Cannes Lions: Harvey Weinstein Boasts About TWC TV Biz

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Harvey Weinstein

Reality shows such as 'Project Runway' and 'Mob Wives' contribute to the company's bottom line.

Television makes up the majority of The Weinstein Company’s business, founder Harvey Weinstein told a panel Friday at the Cannes Lions International Festival of Creativity in France, where he also sang the praises of Netflix and Amazon.

“Sixty percent of our business — maybe more — is in the television business … it’s going through the roof,” he said, propped up by reality shows including Project Runway. And while the legendary producer has a cabinet full of Oscars, he also produces Mob Wives. “I’m embarrassed about it, but it makes so much money I have to check my integrity at the door,” he joked.

The company will produce seven or eight more TV projects by the end of next year, he said. The shift has changed not only the company that was built on Oscars, but his own attitude of how to approach projects, Weinstein said.

“I can just say, ‘War & Peace? Two more hours.’ ‘Doctor Thorne? Another hour.’ In fact, in the U.K. it was three episodes, but [creator] Julian [Fellowes] and I though it should be four, and so we did it,” he said. (That show airs on Amazon.)

The critical reaction to his Marco Polo series for Netflix has not been strong — Weinstein cited a particularly brutal New York Times review as the worst of his career — but he pointed out that the show is still a hit for the SVOD service.

“In television, the critics can’t kill you," Weinstein said. "If people watch one they will watch two or three. Netflix is paramount in that.”

Both Netflix and Amazon have “improved the business greatly,” he said, reinvigorating creativity in programming by taking on risky projects such as Amazon's Transparent and taking up the space that the mid-budget indie movie used to occupy.

Behemoths Google and Apple will be next to take a bite out of television, Weinstein predicted. “We’re at the stage where Netflix and Amazon are producing, Google and Apple are not far behind," he said. "They will be in the content business in the next second. They are going to emerge. They are global players and they have the pipeline.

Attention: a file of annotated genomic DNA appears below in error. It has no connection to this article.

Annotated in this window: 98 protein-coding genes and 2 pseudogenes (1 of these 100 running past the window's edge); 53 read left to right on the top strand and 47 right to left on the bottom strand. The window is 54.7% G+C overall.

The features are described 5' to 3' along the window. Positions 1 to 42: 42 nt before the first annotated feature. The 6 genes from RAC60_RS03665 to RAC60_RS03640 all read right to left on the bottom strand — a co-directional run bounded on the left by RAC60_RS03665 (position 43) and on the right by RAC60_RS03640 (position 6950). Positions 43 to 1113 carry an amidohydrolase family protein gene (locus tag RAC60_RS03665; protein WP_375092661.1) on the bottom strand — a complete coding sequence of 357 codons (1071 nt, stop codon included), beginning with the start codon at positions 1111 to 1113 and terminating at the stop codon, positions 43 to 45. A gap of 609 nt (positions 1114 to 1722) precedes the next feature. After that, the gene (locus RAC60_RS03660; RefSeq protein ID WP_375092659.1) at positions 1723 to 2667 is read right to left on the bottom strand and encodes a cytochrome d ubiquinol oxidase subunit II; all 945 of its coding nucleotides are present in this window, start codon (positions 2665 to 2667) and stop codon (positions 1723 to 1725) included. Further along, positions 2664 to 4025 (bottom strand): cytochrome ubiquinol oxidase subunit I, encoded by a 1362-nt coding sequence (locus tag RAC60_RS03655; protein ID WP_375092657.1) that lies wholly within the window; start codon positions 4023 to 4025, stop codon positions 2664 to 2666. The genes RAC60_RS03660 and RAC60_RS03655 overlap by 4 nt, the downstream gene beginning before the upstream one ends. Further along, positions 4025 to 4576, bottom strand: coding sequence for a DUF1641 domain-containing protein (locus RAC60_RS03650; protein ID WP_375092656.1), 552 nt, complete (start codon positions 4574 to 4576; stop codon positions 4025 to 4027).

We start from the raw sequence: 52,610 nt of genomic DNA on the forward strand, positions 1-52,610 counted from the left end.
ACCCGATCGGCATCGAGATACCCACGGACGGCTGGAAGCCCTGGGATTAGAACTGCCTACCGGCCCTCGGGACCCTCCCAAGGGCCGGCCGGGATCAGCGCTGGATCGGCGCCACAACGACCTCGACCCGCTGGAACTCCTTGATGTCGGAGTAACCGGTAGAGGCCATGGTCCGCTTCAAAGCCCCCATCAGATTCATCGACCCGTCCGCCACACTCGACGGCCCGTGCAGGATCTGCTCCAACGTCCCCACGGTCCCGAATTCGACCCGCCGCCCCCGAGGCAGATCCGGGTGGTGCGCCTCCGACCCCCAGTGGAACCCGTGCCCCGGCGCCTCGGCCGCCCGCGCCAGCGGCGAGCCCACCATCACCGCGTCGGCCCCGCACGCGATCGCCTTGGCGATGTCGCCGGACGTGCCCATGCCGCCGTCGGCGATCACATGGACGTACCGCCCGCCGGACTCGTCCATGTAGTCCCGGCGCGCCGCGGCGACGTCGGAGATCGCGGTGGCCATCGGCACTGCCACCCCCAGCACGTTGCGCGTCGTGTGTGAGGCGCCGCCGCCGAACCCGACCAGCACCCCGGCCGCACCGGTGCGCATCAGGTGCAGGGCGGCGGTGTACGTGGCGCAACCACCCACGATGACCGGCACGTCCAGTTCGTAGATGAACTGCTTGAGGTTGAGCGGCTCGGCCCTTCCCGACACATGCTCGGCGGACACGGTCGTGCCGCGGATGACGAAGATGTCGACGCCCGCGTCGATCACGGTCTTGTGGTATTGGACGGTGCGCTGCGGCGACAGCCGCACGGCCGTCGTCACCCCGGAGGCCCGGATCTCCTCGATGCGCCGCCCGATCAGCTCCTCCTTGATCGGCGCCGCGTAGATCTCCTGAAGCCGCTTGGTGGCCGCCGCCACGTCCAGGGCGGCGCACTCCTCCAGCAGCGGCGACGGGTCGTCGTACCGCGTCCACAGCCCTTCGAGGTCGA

“The model is going through deep, deep changes and, as somebody said yesterday, you used to be able to market yourself out of a movie if it wasn’t perfect. Now within three hours on social networks, if someone is in a matinee, the word is out. You have to make them great or you’re not gonna last,” he said.

When asked what his formula will be to add to his 82 Oscars going forward, Weinstein said his strategy of making a quality film for the theater will not change: “When I see people watching films like Pulp Fiction on their phone, I think, ‘Why did I bother?’”

He added, “I just talked to Bob Iger at Disney recently, who is having one of the greatest streaks ever, and I said the reason you’re having it is because the movies are great. They’re just executed perfectly."

And Weinstein indicated that well-made studio tentpoles have affected the indie film business as well.

“For me it used to be that the studios would make a blockbuster and they were so, so bad that a week later there was space in the marketplace, so that’s changed just on a business level,” he said. 

While TWC will not make films for phones, it is experimenting with short-form series, including a set of 10-minute shorts based on the world of his Oscar-winning movie The Artist.

The next step is also working with a big brand. “We are going to take a piece of IP and create a movie,” Weinstein said, without adding details. He did say that his dream brand to do a deal with would be Coca-Cola, but wouldn’t say if there was a polar bear movie in the future, for instance.

As for using data to decide what properties to make or buy, Weinstein dismissed the notion, joking: “I still use my gut. Why not? It’s big enough.”

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